BTW, you mentioned ResEdit: ResEdit has nothing to do with screen resolution, which is fixed on the internal monitor. But it is a programmer tool to create and edit the so-called “resource fork” of Macintosh-files. It’s one of the classic MacOS features which made the OS so unique. The resource fork is a kind of data-base storing “ressources” for the software like sounds, icons, dialog box-templates, but also code like drivers. These resources can be copied to and reused by other software by means of ResEdit.

    It can be fun playing with it. You can alter the text and icons displayed in dialog boxes, even the start-up text or the dialog shown when the system is bombing. A common joke was to rename the Finder-trash to the name of the computer user and then watch when he/she tried to rename it in the Finder. To make this correctly you had to exchange every instance of the word “Trash” in dialog boxes with the user’s name (“You cannot empty John Doe because at least one item is in use.”) Hours of fun! (Of course, now I feel sorry for all bad jokes I made in school and university.)

    And finally a plea. Please do not butcher little IIsi-Macs for their ROM. This was once the Mac I was longing for, only more so since I couldn’t afford it.

    • Thank you again for the memories and comments. I don’t feel the SI ROM swap is really that useful these days with things like the ROM-inator though it seemed like the popular thing do do several years back to get your SE/30 32 bit clean. My si ROM is back in my Mac IIsi which unfortunitly id dead due to a dead PSU. Unfortunitly dead power supplies seems to be very common on Mac II’s and they also seem pricy to replace on places like ebay. As for the HD20 support I have no idea whay it would be important, just giving more features I guess.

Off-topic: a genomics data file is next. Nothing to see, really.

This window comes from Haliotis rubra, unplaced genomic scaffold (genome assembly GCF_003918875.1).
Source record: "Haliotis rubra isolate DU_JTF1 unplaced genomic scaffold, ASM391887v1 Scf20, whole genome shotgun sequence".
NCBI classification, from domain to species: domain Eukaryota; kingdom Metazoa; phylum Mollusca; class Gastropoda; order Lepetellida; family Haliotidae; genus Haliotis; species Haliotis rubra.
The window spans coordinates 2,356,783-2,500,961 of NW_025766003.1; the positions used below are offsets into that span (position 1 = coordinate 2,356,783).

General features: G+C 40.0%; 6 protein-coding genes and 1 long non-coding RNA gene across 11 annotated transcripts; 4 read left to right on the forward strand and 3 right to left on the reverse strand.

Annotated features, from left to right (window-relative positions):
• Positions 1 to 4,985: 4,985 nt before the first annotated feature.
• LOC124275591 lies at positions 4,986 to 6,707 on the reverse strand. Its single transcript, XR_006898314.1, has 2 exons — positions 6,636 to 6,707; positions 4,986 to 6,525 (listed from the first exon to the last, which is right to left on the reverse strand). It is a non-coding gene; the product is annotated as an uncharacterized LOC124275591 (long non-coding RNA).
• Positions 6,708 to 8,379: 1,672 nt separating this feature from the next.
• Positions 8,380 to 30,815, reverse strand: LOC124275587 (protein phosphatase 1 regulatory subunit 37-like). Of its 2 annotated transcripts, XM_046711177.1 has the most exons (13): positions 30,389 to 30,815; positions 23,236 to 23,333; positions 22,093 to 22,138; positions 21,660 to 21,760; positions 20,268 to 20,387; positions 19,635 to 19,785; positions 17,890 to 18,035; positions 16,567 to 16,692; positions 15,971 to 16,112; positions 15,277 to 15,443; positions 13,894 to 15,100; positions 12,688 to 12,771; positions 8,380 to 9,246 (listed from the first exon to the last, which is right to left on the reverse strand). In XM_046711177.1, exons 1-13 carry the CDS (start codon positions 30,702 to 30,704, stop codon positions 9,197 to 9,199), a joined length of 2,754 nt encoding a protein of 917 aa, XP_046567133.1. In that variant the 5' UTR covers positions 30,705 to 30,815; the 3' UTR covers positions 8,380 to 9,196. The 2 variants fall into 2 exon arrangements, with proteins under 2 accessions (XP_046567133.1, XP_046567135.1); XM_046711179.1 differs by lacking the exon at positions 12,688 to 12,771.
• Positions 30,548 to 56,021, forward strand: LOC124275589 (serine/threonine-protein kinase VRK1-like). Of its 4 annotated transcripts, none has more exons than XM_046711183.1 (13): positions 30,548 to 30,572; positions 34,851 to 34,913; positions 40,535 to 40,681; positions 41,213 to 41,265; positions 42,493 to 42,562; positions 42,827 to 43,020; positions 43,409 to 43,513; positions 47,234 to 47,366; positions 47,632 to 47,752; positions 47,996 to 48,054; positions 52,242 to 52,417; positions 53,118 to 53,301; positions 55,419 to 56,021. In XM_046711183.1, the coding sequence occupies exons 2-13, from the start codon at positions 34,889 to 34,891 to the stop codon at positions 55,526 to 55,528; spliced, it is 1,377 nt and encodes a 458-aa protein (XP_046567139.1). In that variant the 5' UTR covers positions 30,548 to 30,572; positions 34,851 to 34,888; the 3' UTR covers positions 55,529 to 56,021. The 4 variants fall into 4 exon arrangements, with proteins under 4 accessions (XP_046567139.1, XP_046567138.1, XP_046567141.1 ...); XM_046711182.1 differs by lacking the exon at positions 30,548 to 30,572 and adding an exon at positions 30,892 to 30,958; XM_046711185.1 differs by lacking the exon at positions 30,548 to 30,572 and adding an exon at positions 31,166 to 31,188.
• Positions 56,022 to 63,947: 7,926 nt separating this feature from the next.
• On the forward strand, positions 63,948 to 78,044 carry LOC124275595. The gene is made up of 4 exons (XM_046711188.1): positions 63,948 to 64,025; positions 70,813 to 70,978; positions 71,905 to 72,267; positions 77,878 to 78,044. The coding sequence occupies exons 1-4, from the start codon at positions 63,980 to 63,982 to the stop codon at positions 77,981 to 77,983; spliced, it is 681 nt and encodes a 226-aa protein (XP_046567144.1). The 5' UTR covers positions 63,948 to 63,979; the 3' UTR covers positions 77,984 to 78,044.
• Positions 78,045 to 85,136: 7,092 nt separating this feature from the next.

4. Where can I purchase 128mb RAM?

    I found 16mb SIMMs that are 60ns, not 120ns, will those work? Or will the SE/30 only accepts 120ns?

  5. Where can I purchase 128MB RAM?

    I found some 16MB SIMMs that are 60ns, not 120ns. Will the SE/30 accept 60ns SIMMs?

  6. Thank you so much for sharing this information! retro computer keyboard

2 Trackbacks/Pingbacks

  1. By Mac Classic II - jonandnic dot com on 25 Oct 2020 at 10:39 am

    […] architecture (a 32-bit chip throttled by a 16-bit data path) made it a poor replacement for the now-legendary SE/30, it did find itself a niche as a low cost compact computer for education. That was the history of […]

  2. […] bits estrangulado por um caminho de dados de 16 bits) fez dele um substituto insatisfatório para o agora lendário SE/30, mas que encontrou um nicho como um computador compacto de baixo custo para a Educação. Essa foi […]